President Barack Obama said Thursday that he was “outraged” by the Internal Revenue Service’s targeting of conservative organizations.
Steven Miller, who lost his job as IRS acting commissioner Wednesday after the president demanded his resignation, merely called those actions “foolish mistakes” during his testimony Friday before a House committee.
But it would have been an outrageously foolish mistake to believe the IRS’ initial explanation — on May 10 —for this abuse of power last week. At that point, the agency blamed it on “low level” workers.
Sure enough, that IRS account had to be revised to match facts from a Treasury Department inspector general’s report.
It also would be foolish to accept this assurance that Mr. Miller gave the House panel Friday:
“I do not believe that partisanship motivated the people that engaged in the practices described in the inspector general’s report.”
Mr. Miller, who was scheduled to step down next month anyway, did apologize for those practices Friday.
However, he also objected to lawmakers’ use of the word “targeting,” calling it a “pejorative term.”
So if “partisanship” didn’t drive the IRS’ “targeting” of conservative groups, or whatever you call the agency’s admitted singling out of them, what did?
Another pressing question: Why didn’t the president, according to his version of events, learn of this IRS abuse, which had been going on for at least one and more likely two years, until he heard about it nine days ago from “news reports”?
Wasn’t he aware of numerous news reports chronicling tea party groups’ complaints that the IRS was unfairly going after them?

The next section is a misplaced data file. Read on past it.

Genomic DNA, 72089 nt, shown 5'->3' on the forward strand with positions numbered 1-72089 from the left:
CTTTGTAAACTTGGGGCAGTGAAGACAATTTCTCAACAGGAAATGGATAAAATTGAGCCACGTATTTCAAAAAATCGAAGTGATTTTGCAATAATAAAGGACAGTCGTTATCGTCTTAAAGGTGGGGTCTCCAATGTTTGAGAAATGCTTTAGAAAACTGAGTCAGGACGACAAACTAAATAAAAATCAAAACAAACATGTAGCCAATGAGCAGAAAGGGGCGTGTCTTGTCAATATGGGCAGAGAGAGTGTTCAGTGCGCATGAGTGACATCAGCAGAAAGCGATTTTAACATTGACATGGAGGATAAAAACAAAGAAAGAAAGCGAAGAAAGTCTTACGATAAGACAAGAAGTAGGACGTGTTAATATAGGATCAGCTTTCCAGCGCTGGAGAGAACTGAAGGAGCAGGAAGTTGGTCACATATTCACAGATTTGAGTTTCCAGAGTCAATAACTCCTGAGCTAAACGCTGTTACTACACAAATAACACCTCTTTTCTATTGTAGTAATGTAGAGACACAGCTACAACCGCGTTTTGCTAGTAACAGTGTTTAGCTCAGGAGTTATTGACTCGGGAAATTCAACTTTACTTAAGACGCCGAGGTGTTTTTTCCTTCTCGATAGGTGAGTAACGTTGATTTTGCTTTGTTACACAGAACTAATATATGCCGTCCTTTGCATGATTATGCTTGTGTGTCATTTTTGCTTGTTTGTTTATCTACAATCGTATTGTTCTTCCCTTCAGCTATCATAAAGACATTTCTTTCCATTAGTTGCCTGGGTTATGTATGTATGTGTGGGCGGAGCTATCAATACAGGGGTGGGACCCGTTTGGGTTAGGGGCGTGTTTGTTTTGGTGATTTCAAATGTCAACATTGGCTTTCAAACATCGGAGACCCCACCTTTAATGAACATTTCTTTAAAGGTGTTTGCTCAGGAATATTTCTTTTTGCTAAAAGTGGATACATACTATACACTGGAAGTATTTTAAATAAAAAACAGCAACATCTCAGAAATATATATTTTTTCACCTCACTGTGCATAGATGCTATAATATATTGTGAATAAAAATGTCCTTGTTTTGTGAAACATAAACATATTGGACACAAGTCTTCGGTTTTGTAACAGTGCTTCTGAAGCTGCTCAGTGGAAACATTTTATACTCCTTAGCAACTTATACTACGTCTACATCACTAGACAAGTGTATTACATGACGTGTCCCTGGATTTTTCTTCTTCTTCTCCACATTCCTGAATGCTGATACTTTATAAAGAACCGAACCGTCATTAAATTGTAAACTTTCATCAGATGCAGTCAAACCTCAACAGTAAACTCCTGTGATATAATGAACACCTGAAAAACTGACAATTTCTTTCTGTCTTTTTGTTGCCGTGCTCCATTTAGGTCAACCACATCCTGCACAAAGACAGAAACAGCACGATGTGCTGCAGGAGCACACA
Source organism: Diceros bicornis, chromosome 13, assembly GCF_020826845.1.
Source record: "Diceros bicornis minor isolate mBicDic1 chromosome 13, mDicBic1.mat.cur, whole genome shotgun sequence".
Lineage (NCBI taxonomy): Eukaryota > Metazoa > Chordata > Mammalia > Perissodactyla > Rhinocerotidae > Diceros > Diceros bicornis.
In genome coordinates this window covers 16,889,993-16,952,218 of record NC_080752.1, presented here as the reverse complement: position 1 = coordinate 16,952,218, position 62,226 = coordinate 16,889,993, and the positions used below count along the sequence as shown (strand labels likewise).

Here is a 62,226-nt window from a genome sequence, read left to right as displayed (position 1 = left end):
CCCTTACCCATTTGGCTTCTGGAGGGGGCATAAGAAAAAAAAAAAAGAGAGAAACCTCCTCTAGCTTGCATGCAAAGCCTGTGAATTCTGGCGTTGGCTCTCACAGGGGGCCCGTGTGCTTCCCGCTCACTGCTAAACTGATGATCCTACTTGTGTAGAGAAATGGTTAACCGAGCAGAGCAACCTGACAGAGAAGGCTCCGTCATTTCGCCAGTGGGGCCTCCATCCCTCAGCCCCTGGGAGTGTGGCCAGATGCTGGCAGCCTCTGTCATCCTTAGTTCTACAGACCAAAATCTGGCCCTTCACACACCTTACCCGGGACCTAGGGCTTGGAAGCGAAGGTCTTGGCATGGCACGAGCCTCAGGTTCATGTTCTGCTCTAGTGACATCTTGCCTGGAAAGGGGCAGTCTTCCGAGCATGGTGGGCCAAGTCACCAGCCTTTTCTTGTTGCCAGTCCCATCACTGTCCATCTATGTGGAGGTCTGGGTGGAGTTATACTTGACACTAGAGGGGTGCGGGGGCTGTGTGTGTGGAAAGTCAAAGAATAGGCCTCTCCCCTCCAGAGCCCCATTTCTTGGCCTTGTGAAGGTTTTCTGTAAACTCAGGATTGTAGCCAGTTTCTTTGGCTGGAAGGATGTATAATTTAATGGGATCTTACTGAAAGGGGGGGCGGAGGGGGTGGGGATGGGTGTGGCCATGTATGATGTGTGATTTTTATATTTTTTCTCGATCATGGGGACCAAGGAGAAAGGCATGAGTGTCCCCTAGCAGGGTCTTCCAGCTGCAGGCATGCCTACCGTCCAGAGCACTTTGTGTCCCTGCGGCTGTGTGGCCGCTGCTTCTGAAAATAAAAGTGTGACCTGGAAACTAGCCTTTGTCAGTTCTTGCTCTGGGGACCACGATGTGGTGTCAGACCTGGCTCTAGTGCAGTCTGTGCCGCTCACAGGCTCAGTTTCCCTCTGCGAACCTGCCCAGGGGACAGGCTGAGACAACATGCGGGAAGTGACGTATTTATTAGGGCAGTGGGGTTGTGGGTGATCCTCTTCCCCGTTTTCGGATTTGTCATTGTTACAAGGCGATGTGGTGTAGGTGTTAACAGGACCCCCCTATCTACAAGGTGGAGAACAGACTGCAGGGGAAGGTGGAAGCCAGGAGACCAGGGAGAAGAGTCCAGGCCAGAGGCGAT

Why didn’t the president learn of this abuse when high-ranking IRS and Treasury officials were informed of it one year ago?
Why didn’t he learn of it when his White House counsel was informed of it on April 22?
And why shouldn’t any reasonable person suspect that this administration’s consistent condemnations of the Tea Party might have something to do with the decision to target — yes, that is the right word — that conservative movement?
Lisa Myers reported Friday on NBC, hardly an anti-Obama stronghold, that the IRS intentionally chose not to disclose that it had wrongly targeted conservative groups until after the 2012 presidential election.
As Ms. Myers put it: “Imagine ... what would have happened if this fact came out in September 2012, in the middle of a presidential election? The terrain would have looked very different.”
Yet the terrain looked sadly familiar Thursday when ABC reported that Sarah Hall Ingram, who was “in charge of the tax-exempt organizations at the time when the unit targeted tea party groups,” is now in charge of “the IRS office responsible for the health care legislation.”
In other words, the woman who either knew — or absolutely should have known — about the IRS practice that has “outraged” President Obama is now running the tax side of Obamacare.
Does that sound like simply another “foolish mistake”?
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